I’m a Texan, born and bred. Which means I was raised with U.S. Southern phrases, like the constant use of “sir” and “ma’am,” “fixin’ to” (meaning preparing to do something), and the quintessential plural form of you — “y’all.”
In fact, I don’t know how y’all in other places get along without this fine word. For the first few years of my blog anonymity, when I was keeping pretty much everything specific about myself to myself, one of the killers for me was making sure I didn’t default to the use of “y’all.” In case you’re wondering, it’s simply a contraction of “you” and “all.” (Oh, and never, never spelled ya’ll, but y’all.)
But that’s not the only plural form of you we use. There’s “y’all” and “all y’all.” Yep, that latter one indicates more people and usually gets used with a crowd. It’s not as common, but it’s certainly accepted down here.
Which brings me to my point. (Finally, you say.)
I was thinking about the various prescriptions people give about how to handle prioritizing kids and marriage. Some suggest that children should take the front-and-center role while they are young, because they need constant care. Since they cannot fend for themselves, moms and dads must anticipate and fulfill their needs, guide their actions, and provide a secure, loving home for them to thrive in life. A solid marriage can handle taking the backseat for a bit while the calling of raising godly children takes precedence.
Then there are those who say, “Poppycock!” (Not literally, I would think, because who uses the word poppycock?) These people assert the child-centered home has destroyed marriages, and couples must put these life-suckers into their rightful place — that place being well behind the relationship of husband and wife. Indeed, couples must fiercely protect their together time, making sure they have ample time away from their children and not even discussing those little knee-biters while on dates or romantic weekends. After all, the best thing you can do for your children is build a fabulous foundation of marriage for the family.
Actually, I was re-reading a section of The 7 Principles of Marriage by John Gottman (which I totally recommend) about the challenge of adding children to a marriage. Dr. Gottman, who has studied marriages extensively, reported, “What separates these blissful mothers from the rest has nothing to do with whether their baby is colicky or a good sleeper, whether they are nursing or bottle-feeding, working or staying home. Rather, it has everything to do with whether the husband experiences the transformation to parenthood along with his wife or gets left behind.”
The more I ruminate about this — and yes, how it affects a couple’s marital intimacy — the more I think we Southerners are onto something. It’s not an either/or proposition. As a member of a family, I need to attend to all three forms of the you.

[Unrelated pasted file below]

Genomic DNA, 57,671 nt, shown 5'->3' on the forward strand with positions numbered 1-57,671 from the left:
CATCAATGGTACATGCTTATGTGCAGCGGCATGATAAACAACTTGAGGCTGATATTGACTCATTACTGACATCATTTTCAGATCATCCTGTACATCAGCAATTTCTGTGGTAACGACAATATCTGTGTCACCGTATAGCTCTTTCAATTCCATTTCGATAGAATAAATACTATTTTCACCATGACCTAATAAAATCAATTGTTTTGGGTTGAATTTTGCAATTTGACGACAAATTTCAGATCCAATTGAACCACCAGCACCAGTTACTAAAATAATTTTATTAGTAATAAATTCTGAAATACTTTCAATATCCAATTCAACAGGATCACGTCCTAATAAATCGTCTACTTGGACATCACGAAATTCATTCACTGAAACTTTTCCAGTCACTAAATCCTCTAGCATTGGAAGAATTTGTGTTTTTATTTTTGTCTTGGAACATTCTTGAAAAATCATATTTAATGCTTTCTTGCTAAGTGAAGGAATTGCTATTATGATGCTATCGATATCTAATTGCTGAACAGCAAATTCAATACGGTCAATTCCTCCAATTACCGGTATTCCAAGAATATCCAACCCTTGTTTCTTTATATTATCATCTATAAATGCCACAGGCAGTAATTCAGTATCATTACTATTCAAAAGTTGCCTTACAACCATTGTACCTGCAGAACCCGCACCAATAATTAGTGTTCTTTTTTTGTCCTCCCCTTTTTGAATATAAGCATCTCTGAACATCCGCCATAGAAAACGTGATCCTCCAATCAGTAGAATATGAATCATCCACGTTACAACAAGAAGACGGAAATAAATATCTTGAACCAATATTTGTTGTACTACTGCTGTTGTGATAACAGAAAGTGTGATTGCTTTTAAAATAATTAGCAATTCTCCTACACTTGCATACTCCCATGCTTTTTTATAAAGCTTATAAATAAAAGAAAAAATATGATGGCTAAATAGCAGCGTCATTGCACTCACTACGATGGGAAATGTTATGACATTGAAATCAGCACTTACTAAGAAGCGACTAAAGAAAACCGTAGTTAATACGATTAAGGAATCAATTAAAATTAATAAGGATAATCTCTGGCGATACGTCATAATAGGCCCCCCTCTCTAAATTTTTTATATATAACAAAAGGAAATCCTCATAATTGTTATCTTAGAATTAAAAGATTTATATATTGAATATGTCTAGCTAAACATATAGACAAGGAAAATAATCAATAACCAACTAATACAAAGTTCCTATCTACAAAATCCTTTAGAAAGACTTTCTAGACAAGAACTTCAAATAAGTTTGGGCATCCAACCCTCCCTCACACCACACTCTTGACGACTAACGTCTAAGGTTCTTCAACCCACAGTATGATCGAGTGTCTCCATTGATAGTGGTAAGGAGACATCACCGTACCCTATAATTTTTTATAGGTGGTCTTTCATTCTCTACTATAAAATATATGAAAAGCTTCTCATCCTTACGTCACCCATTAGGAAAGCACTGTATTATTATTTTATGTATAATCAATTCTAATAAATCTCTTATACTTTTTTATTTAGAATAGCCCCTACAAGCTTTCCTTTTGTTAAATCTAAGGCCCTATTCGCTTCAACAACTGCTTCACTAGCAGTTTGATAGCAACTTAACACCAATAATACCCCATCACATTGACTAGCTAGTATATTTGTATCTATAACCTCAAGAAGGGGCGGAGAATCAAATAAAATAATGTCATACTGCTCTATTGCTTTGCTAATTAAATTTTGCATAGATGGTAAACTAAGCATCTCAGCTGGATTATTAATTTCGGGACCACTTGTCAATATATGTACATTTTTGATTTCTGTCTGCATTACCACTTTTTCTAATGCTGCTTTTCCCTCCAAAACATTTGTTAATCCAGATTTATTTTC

You. It’s important to bring the best you possible into the marriage. For instance, I don’t think you can have a truly happy marriage when one of you is constantly unhappy.
While romantic books and novels claim otherwise, you’re not a half-individual completed by the arrival of your mate. Rather, your marriage will thrive best when you invest in being a full individual — by attending to your physical health, dealing with your insecurities, pursuing a deep relationship with God, developing confidence and joy.
You are a separate person, apart from your husband and children (Galatians 6:5, 2 Corinthians 5:10), and it’s okay to spend time alone and working on yourself. As you grow into being the person God wants you to be, you bring a healthier individual into your marriage and family.
Y’all. You and your husband constitute a “y’all” — the plural you. The Bible says that you become one flesh in marriage (Genesis 2:24, Matthew 19:5, Ephesians 5:31). You must invest in that marriage to keep it holy and happy.
You need to maintain that identity as the married couple throughout the child-raising years. That means spending time with each other and engaging in conversation that isn’t all about the kids’ activities and the family schedule. It means date nights and vacations away (if you can swing that) and regular sexual intimacy. All of this is actually good for your children — for them to see your loving marriage in action. It gives them a sense of security, provides a solid foundation, and teaches them what godly marriage looks like.
All y’all. If you and your husband added children to the mix, you’re now an “all y’all.” You need that sense of family, and one thing that determines how well your marriage withstands the introduction of children is how you make that transition.
Too often, I see the “all y’all” consisting of mom and kids, with dad feeling left out. Or it could be that dad has a real connection to the kids, and mom feels left out. Some parents also invest so much time in themselves and their marriage that the kids fall by the wayside.
Mom and Dad need to both be involved in child-rearing, even if you don’t see eye-to-eye on every detail (what couple does?!). As much as possible, get on the same page and get involved and foster that sense of family. Include your husband in the mix, or take up an interest in basketball or music or whatever your kid is into that has left you feeling out of the loop. Have the frank discussions together, with both husband and wife there.
Your kids will be blessed by seeing their parents working together, another moment of modeling loving and respectful marriage. It’s an “all y’all” that benefits everyone.
You need all three — you, y’all, and all y’all — to experience the best for your marriage and family. And of course, you need a very big HE, as in GOD, to infuse all of these parts.
How have you invested in yourself, your marriage, and your whole family? What benefits have you seen with each of these priorities?